Young cancer patients feel well looked after in NHS hospitals – but nationwide survey highlights issues around continuity of care

Children and young people treated for cancer in NHS hospitals in England have positive experiences with staff and the majority feel ‘very well looked after’, according to a new survey published today. But children and their families also describe problems around continuity of care, which raises concerns about whether services are sufficiently person centred.

Overall, 89% of parents/carers rate NHS cancer or tumour care for people aged under 16 as 8 or above on a scale of 0-10, and 77% of children said that they felt “very well” looked after. This compares favourably to other care settings: for example, in recent surveys ratings of 8 or above out of 10 were given by 85% of parents/carers of children and young people treated in hospital for all conditions and by only 70% of adult inpatients. Coupled with positive results about interactions with individual staff members, this suggests that NHS hospitals are providing good one-on-one care for young people with cancer.

Despite these positive results, the survey shows problems around continuity of care. More than a third of respondents (34%) said that staff did not or only sometimes worked well together, and around two in five (38%) said that they were “always” or “sometimes” told different things by different members of staff, which left them feeling confused. This was particularly an issue for parents/carers of the youngest patients, those aged 0-7: 43% in this group reported being confused by inconsistent information. Problems with continuity were worse for those who received care from more than one hospital (77%); of this group, 46% said that different hospitals did not or only “sometimes” worked well together.

Commenting on the findings, Chris Graham, Chief Executive at Picker, said:

This survey is important because it provides systematic, representative feedback about the experiences of children and young people with cancer. Although childhood cancer can be a sensitive and upsetting subject, hearing the voices of children and young people is essential if services are to be designed and delivered in a way that is person centred and responsive to their needs.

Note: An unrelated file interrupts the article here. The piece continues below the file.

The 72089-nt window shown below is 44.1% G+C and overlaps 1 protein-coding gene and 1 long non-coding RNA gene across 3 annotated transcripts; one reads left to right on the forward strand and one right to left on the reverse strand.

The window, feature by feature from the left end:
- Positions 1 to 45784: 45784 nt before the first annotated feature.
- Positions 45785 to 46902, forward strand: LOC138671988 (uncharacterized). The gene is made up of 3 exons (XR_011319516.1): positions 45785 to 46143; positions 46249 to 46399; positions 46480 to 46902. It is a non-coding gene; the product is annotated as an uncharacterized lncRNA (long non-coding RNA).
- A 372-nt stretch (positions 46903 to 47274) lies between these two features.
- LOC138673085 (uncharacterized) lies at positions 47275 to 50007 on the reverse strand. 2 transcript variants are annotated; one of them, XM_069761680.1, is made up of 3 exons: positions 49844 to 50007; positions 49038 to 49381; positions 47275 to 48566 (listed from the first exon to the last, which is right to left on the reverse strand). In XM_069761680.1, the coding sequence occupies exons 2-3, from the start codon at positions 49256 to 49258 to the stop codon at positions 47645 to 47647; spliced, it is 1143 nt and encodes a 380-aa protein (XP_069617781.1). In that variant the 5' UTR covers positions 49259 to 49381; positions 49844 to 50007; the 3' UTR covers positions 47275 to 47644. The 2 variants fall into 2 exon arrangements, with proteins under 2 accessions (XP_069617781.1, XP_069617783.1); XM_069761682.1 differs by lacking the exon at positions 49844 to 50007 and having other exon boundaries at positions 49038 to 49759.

Today’s findings show that NHS staff provide excellent one-on-one care for patients – but there is a need to focus on improving care continuity. This is one of Picker’s ‘Principles of Person Centred Care’ and can be particularly important for people with serious and long-term conditions. We encourage treatment centres and hospitals to review their own results from the survey and consider how and where they can improve transitions between sites and professionals.

The survey, conducted by the charity Picker on behalf of NHS England, included children, young people, and their parents – with separate questions designed to be appropriate to different age groups. Children and young people were included in the survey if they had a confirmed cancer or tumour diagnosis, received inpatient or day case care from an NHS Principal Treatment Centre (PTC) in 2021, and were under 16 years of age at the time of their discharge.

Almost 1,000 responses were received from children, young people, and parents – representing a response rate of 26%. This was the second time the survey has been conducted, building upon a successful launch in 2021. As changes were made to the questionnaire based on feedback from children and young people, the results are not directly comparable to the previous year.

You can find the results of the 2021 Under 16 Cancer Patient Experience Survey here and an infographic summarising the results here.

Notes to editors:

  • Further information about the survey is available from
  • Picker is an independent health and social care research charity based in Oxford. Picker conducted the survey on behalf of NHS England.

Talk to us about person centred care

Send us a message

Sign up to our newsletter

items marked with * are required